I recently passed a job offer to a friend who gave the offer consideration, but decided that they were better suited with their current direction. Indirectly related, I also found myself two years ago facing the same choice, and two years prior the same exact choice. In my case, I took the offer both times. I was newly married with very little bills and out of college. At that point taking a risk was not a bad choice, as it is now with multiple loans and a baby. Life makes risk harder to swallow.
The assumption that I blindly jumped into the new jobs however, is way off target. The same approach has played out in my code development strategies. I may make what seems like a risky choice that later, pays off nearly every time. It’s not random. I saw the jobs and code requirements coming; because, I play chess.
When a running-back is given the football, do they run in a straight line? Of course they do, but only when the time is right. More importantly, they have a goal to run at a certain ‘hole’ their offensive line attempts to exploit and then it all depends on skill and luck. Writing code is no different. You know exactly what you want the end result to be and you usually have a good idea of where it begins. To play off the analogy, if your code runs in a straight line, it may achieve your goal, but you’re completely missing the opportunity to make a big play.
Every body knows the second rule of chess (the first being to learn how to play); plan out your next move before you make the previous. Our running back is making his move before he runs into it. In code, you must also think ahead. Planning out your next move is not a short term goal; it’s the long play. When creating a new project, the best code to write is a configuration file. Most developers miss this key step and never notice the problem until they run into it. A configuration file is nothing more than a table of contents for your variables and your variables allow you to juke right and spin.
A configuration file (or files) will hold things like file paths, database settings, environment settings, key integers used for math, etc. Yes, you can hard-code these items in the actual places they will be used. But when the time comes to share your code, or install it on a server, those wonderful straight path entries are your worst nightmare. Plan ahead, use heavily and make a configuration file, or files.
Configuration files hold variables, and as such, variables are the key to agility. I’ve recently been happy to avoid an issue by planning ahead for language in an application. If the code being written has clear text strings alongside logic (sentences the user will read), you might as well sacrifice your queen. This information needs to be in a language file[s]. Do it from the beginning and save yourself (and your queen).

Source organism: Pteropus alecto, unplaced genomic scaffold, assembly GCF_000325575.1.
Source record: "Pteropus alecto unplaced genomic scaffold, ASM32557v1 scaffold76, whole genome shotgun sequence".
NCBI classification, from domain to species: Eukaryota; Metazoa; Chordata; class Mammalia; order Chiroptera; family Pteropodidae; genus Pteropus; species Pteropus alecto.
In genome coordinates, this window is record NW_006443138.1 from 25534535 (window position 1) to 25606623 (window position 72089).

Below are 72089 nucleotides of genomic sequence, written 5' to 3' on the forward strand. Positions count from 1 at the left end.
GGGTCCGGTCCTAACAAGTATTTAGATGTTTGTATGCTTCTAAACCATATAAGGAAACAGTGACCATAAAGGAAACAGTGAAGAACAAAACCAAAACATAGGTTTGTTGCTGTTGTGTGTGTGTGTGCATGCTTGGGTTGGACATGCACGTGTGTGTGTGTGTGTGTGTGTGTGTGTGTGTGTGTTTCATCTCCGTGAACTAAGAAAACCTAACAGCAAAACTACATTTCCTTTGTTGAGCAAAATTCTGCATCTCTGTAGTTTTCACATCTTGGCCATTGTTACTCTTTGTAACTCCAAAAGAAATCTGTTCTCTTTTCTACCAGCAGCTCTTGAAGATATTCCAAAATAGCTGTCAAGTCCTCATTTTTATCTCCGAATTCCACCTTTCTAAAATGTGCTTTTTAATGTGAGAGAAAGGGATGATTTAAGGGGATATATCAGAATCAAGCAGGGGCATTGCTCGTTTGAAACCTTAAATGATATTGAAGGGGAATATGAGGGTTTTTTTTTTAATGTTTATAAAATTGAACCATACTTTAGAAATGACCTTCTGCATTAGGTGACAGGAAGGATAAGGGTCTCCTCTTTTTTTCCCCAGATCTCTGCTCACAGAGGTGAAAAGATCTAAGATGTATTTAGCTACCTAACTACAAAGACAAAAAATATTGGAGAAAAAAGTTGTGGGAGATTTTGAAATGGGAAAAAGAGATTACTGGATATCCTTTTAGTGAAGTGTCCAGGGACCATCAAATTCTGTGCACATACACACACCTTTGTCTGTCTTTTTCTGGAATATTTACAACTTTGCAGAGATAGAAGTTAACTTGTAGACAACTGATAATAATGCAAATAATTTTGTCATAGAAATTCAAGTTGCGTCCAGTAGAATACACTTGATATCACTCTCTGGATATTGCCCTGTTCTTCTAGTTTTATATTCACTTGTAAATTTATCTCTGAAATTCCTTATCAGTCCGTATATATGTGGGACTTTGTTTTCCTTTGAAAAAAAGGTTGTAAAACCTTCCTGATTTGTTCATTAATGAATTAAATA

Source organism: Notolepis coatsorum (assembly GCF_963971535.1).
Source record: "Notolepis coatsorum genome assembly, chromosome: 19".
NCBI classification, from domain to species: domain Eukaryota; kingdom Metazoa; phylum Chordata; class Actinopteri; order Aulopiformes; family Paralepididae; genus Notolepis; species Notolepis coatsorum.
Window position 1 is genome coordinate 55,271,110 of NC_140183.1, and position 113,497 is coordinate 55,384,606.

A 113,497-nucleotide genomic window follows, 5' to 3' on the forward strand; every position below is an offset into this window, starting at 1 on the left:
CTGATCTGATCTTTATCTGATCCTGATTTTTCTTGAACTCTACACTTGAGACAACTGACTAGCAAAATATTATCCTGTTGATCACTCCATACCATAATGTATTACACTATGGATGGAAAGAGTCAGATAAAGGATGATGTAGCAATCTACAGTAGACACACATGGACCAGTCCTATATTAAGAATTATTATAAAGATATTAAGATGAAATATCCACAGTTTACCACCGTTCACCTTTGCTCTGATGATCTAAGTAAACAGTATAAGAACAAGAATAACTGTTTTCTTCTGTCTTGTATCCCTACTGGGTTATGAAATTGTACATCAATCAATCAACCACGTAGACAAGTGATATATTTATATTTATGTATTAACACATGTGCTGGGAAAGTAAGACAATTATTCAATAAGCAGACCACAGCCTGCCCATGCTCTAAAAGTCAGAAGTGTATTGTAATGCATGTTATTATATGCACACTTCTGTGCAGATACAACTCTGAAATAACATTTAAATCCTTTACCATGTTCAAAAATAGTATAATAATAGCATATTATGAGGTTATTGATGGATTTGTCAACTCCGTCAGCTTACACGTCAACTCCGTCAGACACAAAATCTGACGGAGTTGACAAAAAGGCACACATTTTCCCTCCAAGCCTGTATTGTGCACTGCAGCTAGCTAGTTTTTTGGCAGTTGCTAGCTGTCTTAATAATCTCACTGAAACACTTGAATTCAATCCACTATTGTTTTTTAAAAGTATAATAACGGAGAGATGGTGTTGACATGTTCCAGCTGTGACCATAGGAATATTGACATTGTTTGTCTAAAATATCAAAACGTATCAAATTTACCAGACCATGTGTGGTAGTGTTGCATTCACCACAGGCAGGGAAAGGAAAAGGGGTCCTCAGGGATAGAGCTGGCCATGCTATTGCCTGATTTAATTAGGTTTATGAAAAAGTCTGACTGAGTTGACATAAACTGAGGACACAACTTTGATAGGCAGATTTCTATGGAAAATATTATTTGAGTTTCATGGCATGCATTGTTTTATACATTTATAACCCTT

I mentioned putting language information into the code directly, but I really meant templates, not code. Templates are the visual aspects of your projects. Not using templates will actually determine if your application will succeed or fail. The reasoning with that is simple. Every application has layers. From the most generic levels, there are Data layers (Databases|Cache|Flat Files), Business layers (Controllers|Libraries|if|then|for|each) and User Interfaces (forms|buttons|graphics|text). Each layer should be able to be maintained on their own, separate from the others. Mixing these in any way will run you directly into Hackland and Rewriteville.
Imagine a simple to-do application (the most overused demo ever). If you did not use a template, the to-do list rendering would involve a loop that outputs the visuals to a buffer that is displayed when finished. When you want to edit the text of the to-do labels you must now edit the loop. And when the need to make it more performable arrives; edit the loop again. What happens when those two jobs were shared by a designer and a programmer respectively? Uh-oh; conflicts (not to mention the designer would have to understand the loop!).
I don’t want to give away all of my secrets and this post is already long for me, however you can imagine the checklist of items that should be developed in this context. So there is one final rule to understand. Planning for the inevitable, does not mean implementing it. Putting your text in a language file, does not mean you developed a way to toggle languages. Using a template, does not mean there are many developers on the project. The rule, and this is important, goes a little like this; if the effort required to write your code with variables now, impacts you little, but later will impact you greatly at some point, then the risk of never actually implementing that feature is worth it. If the app never goes from English to French, it’s still worth it. And with that, stay variable my friends.